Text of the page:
Liberalism became a distinct movement in the Age of Enlightenment, when it became popular among Western philosophers and economists. Liberalism sought to replace the norms of hereditary privilege, state religion, absolute monarchy, the divine right of kings and traditional conservatism with representative democracy and the rule of law. Liberals also ended mercantilist policies, royal monopolies and other barriers to trade, instead promoting free markets. Philosopher John Locke is often credited with founding liberalism as a distinct tradition, arguing that each man has a natural right to life, liberty and property, adding that governments must not violate these rights based on the social contract. While the British liberal tradition has emphasised expanding democracy, French liberalism has emphasised rejecting authoritarianism and is linked to nation-building.
Leaders in the Glorious Revolution of 1688, the American Revolution of 1776 and the French Revolution of 1789 used liberal philosophy to justify the armed overthrow of royal tyranny. Liberalism started to spread rapidly especially after the French Revolution. The 19th century saw liberal governments established in nations across Europe and South America, whereas it was well-established alongside republicanism in the United States. In Victorian Britain, it was used to critique the political establishment, appealing to science and reason on behalf of the people. During 19th and early 20th century, liberalism in the Ottoman Empire and Middle East influenced periods of reform such as the Tanzimat and Al-Nahda as well as the rise of secularism, constitutionalism and nationalism. These changes, along with other factors, helped to create a sense of crisis within Islam, which continues to this day, leading to Islamic revivalism. Before 1920, the main ideological opponent of classical liberalism was conservatism, but liberalism then faced major ideological challenges from new opponents: fascism and communism. However, during the 20th century liberal ideas also spread even further—especially in Western Europe—as liberal democracies found themselves on the winning side in both world wars.
In Europe and North America, the establishment of social liberalism (often called simply "liberalism" in the United States) became a key component in the expansion of the welfare state. Today, liberal parties continue to wield power and influence throughout the world. However, liberalism still has challenges to overcome in Africa and Asia. The fundamental elements of contemporary society have liberal roots. The early waves of liberalism popularised economic individualism while expanding constitutional government and parliamentary authority. Liberals sought and established a constitutional order that prized important individual freedoms, such as freedom of speech and freedom of association; an independent judiciary and public trial by jury; and the abolition of aristocratic privileges. Later waves of modern liberal thought and struggle were strongly influenced by the need to expand civil rights. Liberals have advocated gender and racial equality in their drive to promote civil rights and a global civil rights movement in the 20th century achieved several objectives towards both goals. Continental European liberalism is divided between moderates and progressives, with the moderates tending to elitism and the progressives supporting the universalisation of fundamental institutions, such as universal suffrage, universal education and the expansion of property rights. Over time, the moderates displaced the progressives as the main guardians of continental European liberalism.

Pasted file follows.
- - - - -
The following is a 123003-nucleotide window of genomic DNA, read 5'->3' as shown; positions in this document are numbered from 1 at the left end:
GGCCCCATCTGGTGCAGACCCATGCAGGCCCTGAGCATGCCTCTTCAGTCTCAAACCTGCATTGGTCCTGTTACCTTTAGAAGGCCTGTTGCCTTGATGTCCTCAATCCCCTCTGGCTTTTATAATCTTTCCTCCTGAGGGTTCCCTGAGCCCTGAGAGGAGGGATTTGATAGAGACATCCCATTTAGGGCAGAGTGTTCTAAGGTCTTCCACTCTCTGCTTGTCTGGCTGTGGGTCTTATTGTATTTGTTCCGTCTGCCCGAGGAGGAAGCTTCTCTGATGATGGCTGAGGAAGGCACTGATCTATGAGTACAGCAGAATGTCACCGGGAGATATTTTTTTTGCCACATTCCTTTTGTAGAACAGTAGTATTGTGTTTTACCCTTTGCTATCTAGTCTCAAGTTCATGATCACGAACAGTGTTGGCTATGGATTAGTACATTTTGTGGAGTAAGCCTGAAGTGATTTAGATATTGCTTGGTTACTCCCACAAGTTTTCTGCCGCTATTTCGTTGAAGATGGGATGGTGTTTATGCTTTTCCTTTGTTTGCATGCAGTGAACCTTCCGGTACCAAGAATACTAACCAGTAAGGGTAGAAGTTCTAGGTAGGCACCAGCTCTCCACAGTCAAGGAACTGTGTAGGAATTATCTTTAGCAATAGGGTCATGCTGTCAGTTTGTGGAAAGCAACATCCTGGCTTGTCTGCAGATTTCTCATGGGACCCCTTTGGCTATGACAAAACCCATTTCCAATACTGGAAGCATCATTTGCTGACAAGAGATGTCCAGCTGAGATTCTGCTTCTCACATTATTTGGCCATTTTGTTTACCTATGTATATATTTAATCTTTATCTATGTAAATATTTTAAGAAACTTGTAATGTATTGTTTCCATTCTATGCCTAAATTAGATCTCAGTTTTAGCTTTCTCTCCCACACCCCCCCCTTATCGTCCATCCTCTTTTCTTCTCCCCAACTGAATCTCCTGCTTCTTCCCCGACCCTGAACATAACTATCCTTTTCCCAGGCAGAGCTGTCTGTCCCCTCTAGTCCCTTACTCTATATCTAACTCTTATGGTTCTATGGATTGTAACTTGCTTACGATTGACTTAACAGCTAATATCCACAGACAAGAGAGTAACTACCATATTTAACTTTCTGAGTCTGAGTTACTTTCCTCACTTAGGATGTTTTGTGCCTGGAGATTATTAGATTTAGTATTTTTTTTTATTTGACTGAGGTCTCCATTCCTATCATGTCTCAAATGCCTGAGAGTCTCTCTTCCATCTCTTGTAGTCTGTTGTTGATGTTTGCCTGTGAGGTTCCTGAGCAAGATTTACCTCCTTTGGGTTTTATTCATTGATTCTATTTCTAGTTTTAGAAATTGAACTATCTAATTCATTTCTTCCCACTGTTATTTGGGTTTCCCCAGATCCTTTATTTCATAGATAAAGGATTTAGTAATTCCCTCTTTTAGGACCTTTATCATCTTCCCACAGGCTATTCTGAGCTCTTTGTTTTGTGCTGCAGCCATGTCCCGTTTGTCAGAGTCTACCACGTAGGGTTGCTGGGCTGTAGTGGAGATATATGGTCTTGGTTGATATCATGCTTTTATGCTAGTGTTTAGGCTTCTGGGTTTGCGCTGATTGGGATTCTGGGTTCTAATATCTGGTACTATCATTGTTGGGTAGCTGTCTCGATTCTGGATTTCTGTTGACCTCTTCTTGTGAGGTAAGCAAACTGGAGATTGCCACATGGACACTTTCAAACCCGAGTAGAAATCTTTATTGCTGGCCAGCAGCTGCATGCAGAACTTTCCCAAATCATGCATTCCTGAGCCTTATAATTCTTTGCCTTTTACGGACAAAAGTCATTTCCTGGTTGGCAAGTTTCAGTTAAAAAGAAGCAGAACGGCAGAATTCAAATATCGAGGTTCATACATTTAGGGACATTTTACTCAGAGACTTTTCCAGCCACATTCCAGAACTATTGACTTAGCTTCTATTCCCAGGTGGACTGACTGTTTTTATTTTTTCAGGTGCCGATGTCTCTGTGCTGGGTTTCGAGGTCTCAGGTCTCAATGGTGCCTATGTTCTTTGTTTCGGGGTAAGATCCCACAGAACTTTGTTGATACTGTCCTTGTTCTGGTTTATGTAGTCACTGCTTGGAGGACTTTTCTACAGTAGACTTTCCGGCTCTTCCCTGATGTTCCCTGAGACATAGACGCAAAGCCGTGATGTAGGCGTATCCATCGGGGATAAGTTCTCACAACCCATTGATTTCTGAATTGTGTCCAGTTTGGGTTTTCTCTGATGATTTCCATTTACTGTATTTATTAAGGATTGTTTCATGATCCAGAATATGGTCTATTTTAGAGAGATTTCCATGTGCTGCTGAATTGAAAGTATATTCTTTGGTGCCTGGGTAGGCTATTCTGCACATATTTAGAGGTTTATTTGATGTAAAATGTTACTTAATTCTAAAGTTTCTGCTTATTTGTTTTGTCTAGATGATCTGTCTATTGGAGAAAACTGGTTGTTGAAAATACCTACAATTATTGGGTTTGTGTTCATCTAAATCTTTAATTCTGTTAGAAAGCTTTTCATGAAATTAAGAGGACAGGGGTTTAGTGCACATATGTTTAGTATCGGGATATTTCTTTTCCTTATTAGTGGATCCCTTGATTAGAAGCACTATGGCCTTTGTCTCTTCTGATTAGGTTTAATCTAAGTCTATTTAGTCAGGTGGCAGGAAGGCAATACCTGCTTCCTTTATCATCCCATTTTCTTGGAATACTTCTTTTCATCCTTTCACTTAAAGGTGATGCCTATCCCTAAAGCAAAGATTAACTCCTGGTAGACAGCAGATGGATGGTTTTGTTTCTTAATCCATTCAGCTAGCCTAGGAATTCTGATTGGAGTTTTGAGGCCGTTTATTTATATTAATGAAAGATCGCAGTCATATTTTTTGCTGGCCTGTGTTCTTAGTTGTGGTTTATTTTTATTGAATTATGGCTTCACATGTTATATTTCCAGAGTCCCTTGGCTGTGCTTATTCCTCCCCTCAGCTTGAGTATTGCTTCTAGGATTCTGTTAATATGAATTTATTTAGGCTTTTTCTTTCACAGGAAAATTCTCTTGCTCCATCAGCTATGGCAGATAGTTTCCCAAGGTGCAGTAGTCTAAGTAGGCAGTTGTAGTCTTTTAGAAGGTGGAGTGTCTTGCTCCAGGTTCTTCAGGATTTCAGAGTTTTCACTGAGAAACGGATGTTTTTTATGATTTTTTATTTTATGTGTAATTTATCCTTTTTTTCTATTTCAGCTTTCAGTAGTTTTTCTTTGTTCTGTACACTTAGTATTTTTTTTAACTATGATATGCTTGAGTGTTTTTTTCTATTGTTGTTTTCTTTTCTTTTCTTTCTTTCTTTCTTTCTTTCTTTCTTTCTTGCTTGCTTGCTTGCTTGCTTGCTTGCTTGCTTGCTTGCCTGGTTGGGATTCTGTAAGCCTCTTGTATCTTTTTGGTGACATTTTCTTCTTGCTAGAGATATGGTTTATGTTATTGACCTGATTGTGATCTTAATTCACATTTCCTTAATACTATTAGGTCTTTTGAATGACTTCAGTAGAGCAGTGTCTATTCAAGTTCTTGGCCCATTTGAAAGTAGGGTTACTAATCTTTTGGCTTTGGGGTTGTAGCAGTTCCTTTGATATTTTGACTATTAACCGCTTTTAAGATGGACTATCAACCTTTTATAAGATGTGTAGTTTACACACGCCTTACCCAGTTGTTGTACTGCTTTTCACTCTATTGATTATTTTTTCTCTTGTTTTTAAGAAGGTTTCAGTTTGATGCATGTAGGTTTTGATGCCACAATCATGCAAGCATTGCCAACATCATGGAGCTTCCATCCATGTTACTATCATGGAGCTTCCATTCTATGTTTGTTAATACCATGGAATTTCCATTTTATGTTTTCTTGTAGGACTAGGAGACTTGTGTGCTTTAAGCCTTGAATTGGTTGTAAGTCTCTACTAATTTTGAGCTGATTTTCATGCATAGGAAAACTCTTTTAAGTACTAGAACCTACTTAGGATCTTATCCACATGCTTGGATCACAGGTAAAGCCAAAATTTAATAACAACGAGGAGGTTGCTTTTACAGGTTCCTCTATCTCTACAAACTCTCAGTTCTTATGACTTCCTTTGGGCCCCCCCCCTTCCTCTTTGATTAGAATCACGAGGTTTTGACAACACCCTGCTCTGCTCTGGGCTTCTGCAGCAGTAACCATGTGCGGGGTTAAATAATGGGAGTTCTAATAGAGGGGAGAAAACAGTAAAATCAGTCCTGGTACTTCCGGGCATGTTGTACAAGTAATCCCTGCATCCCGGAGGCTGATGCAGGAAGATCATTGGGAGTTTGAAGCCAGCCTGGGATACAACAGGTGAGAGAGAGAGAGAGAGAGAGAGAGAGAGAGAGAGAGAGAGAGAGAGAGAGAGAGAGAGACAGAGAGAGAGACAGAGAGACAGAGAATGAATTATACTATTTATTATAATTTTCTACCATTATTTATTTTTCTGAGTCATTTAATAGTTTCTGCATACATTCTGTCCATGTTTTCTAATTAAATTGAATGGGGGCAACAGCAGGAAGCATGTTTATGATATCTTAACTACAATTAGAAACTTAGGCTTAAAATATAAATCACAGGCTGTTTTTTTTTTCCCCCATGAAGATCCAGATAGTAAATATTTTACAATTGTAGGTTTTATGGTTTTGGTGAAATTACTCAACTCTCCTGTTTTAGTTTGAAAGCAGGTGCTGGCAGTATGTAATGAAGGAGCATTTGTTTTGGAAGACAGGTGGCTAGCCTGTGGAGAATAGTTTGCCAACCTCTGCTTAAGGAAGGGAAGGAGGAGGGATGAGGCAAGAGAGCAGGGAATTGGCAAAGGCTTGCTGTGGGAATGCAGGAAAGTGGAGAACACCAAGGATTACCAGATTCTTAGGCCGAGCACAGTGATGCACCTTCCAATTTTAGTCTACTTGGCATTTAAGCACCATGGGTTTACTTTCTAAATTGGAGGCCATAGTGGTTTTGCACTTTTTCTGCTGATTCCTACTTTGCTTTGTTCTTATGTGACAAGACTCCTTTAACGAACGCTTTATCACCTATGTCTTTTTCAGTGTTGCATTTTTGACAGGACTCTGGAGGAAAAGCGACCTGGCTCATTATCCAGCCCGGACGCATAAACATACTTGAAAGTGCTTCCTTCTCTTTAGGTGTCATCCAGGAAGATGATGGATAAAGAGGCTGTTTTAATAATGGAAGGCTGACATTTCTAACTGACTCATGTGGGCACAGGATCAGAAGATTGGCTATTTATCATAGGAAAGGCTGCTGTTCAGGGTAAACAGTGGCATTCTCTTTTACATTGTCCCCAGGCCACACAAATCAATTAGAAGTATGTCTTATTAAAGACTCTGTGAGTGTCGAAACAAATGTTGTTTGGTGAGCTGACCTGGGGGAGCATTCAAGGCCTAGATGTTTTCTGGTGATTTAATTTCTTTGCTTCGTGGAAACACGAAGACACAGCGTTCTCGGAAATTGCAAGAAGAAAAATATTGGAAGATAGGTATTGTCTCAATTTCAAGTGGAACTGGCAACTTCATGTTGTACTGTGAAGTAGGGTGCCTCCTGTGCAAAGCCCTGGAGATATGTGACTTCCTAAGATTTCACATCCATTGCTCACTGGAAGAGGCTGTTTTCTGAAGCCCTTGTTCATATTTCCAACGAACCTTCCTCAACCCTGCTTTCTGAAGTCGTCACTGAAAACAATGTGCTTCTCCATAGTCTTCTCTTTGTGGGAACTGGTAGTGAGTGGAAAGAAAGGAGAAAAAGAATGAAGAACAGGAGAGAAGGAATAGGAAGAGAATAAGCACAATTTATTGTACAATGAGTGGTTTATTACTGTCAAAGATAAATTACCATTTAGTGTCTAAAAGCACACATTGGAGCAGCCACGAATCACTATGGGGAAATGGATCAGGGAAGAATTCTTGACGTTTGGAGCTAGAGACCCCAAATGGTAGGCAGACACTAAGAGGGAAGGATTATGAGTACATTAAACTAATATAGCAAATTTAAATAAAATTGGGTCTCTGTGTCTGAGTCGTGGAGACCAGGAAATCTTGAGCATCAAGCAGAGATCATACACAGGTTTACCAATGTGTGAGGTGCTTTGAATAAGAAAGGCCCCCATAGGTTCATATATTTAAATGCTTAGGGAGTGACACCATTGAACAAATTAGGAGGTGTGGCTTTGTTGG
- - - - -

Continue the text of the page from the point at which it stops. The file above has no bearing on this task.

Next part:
Words such as liberal, liberty, libertarian and libertine all trace their history to the Latin liber, which means "free". One of the first recorded instances of the word "liberal" occurs in 1375, when it was used to describe the liberal arts in the context of an education desirable for a free-born man. The word's early connection with the classical education of a medieval university soon gave way to a proliferation of different denotations and connotations. "Liberal" could refer to "free in bestowing" as early as 1387, "made without stint" in 1433, "freely permitted" in 1530 and "free from restraint"—often as a pejorative remark—in the 16th and the 17th centuries. In 16th century England, "liberal" could have positive or negative attributes in referring to someone's generosity or indiscretion. In Much Ado About Nothing, William Shakespeare wrote of "a liberal villaine" who "hath confest his vile encounters". With the rise of the Enlightenment, the word acquired decisively more positive undertones, being defined as "free from narrow prejudice" in 1781 and "free from bigotry" in 1823. In 1815, the first use of the word "liberalism" appeared in English. In Spain, the liberales, the first group to use the liberal label in a political context, fought for the implementation of the 1812 Constitution for decades. From 1820 to 1823 during the Trienio Liberal, King Ferdinand VII was compelled by the liberales to swear to uphold the Constitution. By the middle of the 19th century, "liberal" was used as a politicised term for parties and movements worldwide.
Over time, the meaning of the word "liberalism" began to diverge in different parts of the world. According to the Encyclopædia Britannica: "In the United States, liberalism is associated with the welfare-state policies of the New Deal programme of the Democratic administration of Pres. Franklin D. Roosevelt, whereas in Europe it is more commonly associated with a commitment to limited government and laissez-faire economic policies". Consequently, in the United States the ideas of individualism and laissez-faire economics previously associated with classical liberalism became the basis for the emerging school of libertarian thought and are key components of American conservatism.